Should Law Control Morality It seems as if every complicated moral issue sooner or later becomes a legal issue, at least in the United States. Law and morality intersect in many other matters of grave public concern, such as affirmative action, the death penalty and abortion. Moreover, they are not likely to sort themselves out any more easily with respect to the fruits of the human genome project. One should not make the mistake of assuming that law and morality are coextensive, on the one hand, or of maintaining that they should have as little as possible to do with each other, on the other. In very different ways, both mistakes can be traced to the same fundamental problem: ignoring the full range of ways in which moral considerations enter into wise lawmaking. The first mistake is made by some activists – at all points on the political spectrum – who believe that the legal system should accurately mirror their normative vision of society in every respect (examinedlifejournal.com/articles/ template.php?shorttitle=oppression&authored).
They treat any divergence between the two as an unfortunate compromise, to be overcome as soon as politically feasible.
This approach, of which the Prohibition movement was a paradigmatic example, tends to reduce the moral analysis of lawmaking to scrutiny of the actual content of the legal norm at issue. Its fundamental problem is that it treats an act of law almost as if it were an act of magic. It assumes that by passing a law, we can bring about a desired state of affairs instantaneously, without any effort, cost or abuses. The legal system, however, is administered by individuals and institutions, whose actions and decisions are not always perfect. This system later becomes applied to these flawed individuals and institutions. Moreover, the law is not a collection of discrete elements, but a complicated and interlocking web.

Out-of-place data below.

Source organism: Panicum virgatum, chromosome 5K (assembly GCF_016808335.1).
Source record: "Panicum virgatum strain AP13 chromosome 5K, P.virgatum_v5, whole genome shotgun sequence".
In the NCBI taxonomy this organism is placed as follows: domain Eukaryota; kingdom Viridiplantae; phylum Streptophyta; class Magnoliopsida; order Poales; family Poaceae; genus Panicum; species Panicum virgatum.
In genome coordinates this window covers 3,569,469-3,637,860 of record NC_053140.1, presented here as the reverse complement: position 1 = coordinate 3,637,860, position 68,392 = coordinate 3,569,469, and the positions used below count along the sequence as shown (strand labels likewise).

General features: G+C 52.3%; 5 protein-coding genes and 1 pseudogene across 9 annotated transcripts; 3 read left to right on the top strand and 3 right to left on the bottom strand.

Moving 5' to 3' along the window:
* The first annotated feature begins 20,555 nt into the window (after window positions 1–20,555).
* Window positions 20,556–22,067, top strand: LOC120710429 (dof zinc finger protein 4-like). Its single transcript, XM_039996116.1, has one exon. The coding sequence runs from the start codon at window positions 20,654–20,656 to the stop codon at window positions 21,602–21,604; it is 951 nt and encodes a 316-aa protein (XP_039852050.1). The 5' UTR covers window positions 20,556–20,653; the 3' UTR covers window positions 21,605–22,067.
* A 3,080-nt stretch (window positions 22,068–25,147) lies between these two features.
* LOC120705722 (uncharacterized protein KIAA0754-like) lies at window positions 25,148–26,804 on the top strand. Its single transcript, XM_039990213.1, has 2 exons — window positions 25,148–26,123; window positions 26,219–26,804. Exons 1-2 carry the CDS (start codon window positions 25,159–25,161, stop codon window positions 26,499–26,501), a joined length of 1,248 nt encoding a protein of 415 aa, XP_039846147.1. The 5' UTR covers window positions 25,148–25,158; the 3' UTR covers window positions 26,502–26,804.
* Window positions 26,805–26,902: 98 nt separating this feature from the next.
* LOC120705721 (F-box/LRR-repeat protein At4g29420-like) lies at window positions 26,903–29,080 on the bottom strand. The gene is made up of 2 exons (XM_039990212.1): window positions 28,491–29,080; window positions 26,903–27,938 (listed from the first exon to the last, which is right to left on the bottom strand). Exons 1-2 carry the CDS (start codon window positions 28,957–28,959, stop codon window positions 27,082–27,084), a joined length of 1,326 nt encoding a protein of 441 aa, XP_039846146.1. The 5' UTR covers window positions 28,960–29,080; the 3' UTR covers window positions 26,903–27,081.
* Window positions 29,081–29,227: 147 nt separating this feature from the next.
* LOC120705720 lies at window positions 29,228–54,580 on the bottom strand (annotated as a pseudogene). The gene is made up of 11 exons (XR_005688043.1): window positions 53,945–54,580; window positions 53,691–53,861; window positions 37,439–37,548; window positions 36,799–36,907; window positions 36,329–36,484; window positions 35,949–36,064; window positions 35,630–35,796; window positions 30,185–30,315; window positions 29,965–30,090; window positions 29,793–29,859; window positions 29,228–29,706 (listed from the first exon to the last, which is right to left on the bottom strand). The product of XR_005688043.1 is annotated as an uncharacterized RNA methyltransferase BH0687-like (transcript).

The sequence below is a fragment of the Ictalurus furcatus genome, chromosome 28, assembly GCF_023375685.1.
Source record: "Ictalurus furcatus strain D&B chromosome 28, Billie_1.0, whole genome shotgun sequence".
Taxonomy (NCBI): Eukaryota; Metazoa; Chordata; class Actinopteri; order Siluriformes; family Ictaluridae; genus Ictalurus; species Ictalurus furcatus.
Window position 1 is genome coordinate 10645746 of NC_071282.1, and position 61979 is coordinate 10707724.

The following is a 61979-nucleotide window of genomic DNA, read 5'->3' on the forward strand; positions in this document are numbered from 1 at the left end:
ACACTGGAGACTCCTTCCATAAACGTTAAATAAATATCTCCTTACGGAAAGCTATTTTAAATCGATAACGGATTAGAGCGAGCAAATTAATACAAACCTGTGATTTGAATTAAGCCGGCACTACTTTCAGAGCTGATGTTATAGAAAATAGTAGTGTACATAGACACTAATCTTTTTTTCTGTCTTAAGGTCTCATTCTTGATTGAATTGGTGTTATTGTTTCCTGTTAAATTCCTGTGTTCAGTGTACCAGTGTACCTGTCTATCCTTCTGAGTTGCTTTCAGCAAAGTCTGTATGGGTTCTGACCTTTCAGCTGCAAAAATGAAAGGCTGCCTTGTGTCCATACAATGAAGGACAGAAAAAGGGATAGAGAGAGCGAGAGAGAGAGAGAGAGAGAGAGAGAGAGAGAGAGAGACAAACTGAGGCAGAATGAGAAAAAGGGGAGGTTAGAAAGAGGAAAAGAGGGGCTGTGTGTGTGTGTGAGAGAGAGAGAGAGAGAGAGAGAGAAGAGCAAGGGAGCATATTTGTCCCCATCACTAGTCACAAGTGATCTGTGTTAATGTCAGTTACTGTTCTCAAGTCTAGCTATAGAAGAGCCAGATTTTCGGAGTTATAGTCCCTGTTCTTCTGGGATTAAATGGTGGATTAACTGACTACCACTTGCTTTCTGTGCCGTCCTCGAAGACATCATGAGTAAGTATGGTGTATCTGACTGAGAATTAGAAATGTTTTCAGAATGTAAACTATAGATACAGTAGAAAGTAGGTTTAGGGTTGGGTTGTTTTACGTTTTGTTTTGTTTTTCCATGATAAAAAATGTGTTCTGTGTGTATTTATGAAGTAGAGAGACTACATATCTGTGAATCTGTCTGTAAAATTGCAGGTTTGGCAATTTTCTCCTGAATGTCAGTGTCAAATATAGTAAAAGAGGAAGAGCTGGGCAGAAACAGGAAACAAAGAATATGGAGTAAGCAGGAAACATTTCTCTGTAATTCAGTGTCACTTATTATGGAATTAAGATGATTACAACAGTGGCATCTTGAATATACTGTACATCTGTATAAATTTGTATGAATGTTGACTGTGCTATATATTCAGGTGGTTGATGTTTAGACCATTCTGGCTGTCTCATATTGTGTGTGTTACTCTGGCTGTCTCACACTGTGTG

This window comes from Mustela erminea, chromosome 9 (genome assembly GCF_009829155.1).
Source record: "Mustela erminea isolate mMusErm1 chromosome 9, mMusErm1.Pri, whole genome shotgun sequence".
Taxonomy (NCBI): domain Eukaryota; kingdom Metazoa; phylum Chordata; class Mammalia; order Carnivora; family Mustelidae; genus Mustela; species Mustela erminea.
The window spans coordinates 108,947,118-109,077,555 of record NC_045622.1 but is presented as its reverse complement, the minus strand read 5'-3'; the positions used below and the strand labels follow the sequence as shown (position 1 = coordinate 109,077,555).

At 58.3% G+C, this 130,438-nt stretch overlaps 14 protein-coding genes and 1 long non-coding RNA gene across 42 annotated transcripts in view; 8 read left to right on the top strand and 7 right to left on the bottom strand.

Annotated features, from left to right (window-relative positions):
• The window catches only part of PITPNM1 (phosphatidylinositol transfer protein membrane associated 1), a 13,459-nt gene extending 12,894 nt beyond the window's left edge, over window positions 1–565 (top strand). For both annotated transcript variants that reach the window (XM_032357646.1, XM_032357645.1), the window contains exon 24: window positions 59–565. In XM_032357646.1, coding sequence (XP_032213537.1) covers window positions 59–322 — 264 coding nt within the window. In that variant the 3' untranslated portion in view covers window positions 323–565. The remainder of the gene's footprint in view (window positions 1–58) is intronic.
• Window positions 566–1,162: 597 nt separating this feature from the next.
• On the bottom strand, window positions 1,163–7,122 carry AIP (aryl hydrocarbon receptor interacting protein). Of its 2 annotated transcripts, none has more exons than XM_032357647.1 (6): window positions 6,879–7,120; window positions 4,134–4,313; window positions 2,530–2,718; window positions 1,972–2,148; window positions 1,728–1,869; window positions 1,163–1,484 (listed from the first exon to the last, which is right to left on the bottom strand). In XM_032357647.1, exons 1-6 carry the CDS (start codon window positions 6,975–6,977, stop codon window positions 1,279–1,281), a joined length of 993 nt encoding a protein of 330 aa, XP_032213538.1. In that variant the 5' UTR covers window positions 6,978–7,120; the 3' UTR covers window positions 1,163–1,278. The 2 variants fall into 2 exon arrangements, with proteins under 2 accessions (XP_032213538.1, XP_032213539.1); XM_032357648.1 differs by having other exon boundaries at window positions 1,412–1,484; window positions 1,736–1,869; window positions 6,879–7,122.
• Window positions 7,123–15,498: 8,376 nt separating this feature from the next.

... should never have been issued a permit - but that's a flaw in the law-enforcement system, not in the ... may well be the most settled proposition in constitutional law," (Legal Times 5/22/ 91). In the five years ... Young, 19, was killed by two gang members who mistook him for a member of a rival gang. ... citizens from crime and predation really have the moral authority to tell people what they may and ...
Moral analysis of the human activity of lawmaking must take into account far more than the moral content of the law in question, considered in the abstract. It must also consider how the law will actually function in the particular time, place and community that it purports to govern. The opposite mistake is made by those who say that law should not impose or even promote one or more particular visions of morality they say that its purpose is simply to function as a police officer, by preventing people from being harmed without their consent. According to modern proponents of this view, which is heavily indebted to the 19th-century liberal philosopher John Stuart Mill, the law should ban neither harmless immoralities nor even harmful activities to which all participants have consented (examinedlifejournal.com/articles/ template.php?shorttitle=oppression&authored).
First, the legal theory of law as police officer may be an approach that has some plausibility with respect to criminal law, but it does not adequately explain many other areas of law that have a far greater impact on the lives of most people and that routinely encourage some life choices and discourage others. To take an everyday example, the tax system clearly prefers staid homeowners to more mobile apartment dwellers, although neither lifestyle actually harms anyone. Second, even in the context of criminal law, moral considerations enter into our common judgments in a way that liberal legal theorists find difficult to explain. Murder-for-hire and murder as a hate crime may not harm their respective victims any more than garden-variety homicides, but they are judged more severely and punished them more harshly.